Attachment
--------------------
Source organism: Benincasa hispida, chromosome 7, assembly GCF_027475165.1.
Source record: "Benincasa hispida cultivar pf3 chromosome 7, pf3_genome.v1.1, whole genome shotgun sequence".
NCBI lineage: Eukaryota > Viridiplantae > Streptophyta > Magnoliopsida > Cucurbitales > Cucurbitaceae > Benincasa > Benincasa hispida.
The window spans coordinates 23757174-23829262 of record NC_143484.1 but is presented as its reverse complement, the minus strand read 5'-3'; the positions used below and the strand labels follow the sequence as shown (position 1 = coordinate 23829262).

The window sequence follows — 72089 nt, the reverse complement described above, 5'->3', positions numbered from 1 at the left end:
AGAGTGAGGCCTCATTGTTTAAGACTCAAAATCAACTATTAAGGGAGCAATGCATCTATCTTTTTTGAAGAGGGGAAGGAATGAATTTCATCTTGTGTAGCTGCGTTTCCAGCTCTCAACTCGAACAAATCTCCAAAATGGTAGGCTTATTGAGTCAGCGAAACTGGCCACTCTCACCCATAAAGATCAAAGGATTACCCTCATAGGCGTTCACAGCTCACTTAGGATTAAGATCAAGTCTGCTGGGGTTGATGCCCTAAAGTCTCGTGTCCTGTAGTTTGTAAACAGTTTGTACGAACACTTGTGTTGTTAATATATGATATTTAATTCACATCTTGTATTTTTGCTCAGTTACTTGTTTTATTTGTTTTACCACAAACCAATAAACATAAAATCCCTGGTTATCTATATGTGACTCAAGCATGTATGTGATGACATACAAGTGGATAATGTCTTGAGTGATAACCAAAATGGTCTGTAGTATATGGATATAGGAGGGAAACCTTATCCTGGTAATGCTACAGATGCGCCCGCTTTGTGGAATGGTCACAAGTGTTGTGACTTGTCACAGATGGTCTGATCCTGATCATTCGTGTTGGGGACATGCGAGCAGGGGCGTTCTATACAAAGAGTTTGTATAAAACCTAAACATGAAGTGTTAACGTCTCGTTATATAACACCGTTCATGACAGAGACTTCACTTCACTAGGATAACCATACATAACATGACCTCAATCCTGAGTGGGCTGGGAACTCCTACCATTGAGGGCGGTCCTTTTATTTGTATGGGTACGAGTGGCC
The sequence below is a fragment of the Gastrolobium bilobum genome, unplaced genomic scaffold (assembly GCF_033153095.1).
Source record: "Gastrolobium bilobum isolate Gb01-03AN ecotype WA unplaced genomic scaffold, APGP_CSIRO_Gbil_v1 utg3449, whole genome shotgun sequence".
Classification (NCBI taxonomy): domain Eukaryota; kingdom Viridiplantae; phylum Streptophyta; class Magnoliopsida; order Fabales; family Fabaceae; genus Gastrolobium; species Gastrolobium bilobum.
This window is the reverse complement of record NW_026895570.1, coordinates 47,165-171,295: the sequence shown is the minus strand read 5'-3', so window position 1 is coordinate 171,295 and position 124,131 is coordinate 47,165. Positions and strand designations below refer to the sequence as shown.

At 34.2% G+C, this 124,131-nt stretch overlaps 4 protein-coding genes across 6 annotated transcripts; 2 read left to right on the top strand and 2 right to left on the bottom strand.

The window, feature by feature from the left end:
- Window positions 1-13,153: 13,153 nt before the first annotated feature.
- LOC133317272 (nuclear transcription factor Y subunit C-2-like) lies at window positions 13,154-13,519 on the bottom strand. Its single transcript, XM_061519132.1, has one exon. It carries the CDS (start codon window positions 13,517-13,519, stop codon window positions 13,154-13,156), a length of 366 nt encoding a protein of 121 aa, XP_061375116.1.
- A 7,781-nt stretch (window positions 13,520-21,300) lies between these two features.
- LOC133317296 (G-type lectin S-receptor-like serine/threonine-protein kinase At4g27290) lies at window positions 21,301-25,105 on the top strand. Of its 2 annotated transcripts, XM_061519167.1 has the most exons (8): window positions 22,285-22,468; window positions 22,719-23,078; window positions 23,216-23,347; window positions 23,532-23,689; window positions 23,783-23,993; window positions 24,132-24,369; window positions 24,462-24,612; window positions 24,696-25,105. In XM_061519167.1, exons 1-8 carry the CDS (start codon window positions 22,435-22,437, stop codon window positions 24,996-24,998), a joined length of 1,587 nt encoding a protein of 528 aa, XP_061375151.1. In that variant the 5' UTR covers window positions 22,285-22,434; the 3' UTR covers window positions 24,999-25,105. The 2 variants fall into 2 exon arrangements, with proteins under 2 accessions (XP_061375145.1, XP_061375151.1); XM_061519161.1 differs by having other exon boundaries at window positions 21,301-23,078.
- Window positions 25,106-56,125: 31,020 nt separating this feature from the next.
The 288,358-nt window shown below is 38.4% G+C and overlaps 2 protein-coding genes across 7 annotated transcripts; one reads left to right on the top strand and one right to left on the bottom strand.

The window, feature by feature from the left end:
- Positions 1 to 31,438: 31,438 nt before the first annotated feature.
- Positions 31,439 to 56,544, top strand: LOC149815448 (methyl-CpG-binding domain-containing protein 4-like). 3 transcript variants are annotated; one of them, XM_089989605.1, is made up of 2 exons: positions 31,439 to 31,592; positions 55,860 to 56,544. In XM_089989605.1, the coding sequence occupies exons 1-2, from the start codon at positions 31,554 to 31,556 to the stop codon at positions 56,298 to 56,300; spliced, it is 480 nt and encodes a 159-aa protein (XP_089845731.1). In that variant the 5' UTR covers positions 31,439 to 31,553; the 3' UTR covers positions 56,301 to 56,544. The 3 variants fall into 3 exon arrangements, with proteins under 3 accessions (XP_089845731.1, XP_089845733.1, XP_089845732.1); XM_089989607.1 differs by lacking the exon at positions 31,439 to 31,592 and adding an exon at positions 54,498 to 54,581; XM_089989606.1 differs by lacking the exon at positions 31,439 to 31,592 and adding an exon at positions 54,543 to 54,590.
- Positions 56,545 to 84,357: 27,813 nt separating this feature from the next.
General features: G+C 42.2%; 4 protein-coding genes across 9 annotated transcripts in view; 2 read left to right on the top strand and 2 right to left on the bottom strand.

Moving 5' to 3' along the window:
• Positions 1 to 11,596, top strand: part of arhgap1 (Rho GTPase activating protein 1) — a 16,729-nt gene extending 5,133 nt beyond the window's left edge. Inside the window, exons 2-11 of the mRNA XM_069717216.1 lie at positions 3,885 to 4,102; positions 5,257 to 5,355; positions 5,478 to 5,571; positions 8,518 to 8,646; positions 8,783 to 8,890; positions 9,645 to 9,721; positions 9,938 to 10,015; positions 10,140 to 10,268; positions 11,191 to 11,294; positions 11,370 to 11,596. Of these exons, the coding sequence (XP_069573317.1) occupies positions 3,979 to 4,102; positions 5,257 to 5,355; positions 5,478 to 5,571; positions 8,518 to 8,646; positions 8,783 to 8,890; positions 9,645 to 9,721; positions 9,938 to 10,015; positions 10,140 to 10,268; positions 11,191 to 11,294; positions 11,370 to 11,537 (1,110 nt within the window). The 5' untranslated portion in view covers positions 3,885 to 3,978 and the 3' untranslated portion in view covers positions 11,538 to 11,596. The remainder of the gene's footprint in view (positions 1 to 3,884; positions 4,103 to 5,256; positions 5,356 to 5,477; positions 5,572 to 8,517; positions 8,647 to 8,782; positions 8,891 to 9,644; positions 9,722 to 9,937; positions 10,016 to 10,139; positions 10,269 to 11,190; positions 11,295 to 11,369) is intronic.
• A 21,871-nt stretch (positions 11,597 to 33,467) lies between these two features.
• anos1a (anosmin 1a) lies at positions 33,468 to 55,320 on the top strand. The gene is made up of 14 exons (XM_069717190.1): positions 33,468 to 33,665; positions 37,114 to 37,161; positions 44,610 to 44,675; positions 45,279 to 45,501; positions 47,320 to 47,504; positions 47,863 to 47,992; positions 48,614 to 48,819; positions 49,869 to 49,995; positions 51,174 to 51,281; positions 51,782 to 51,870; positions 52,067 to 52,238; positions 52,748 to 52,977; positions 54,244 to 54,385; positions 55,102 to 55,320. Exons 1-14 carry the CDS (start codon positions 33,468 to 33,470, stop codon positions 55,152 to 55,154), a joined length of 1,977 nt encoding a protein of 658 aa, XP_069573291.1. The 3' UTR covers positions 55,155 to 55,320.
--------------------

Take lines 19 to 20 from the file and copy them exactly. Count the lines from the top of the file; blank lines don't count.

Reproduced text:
The window, feature by feature from the left end:
- Positions 1 to 31,438: 31,438 nt before the first annotated feature.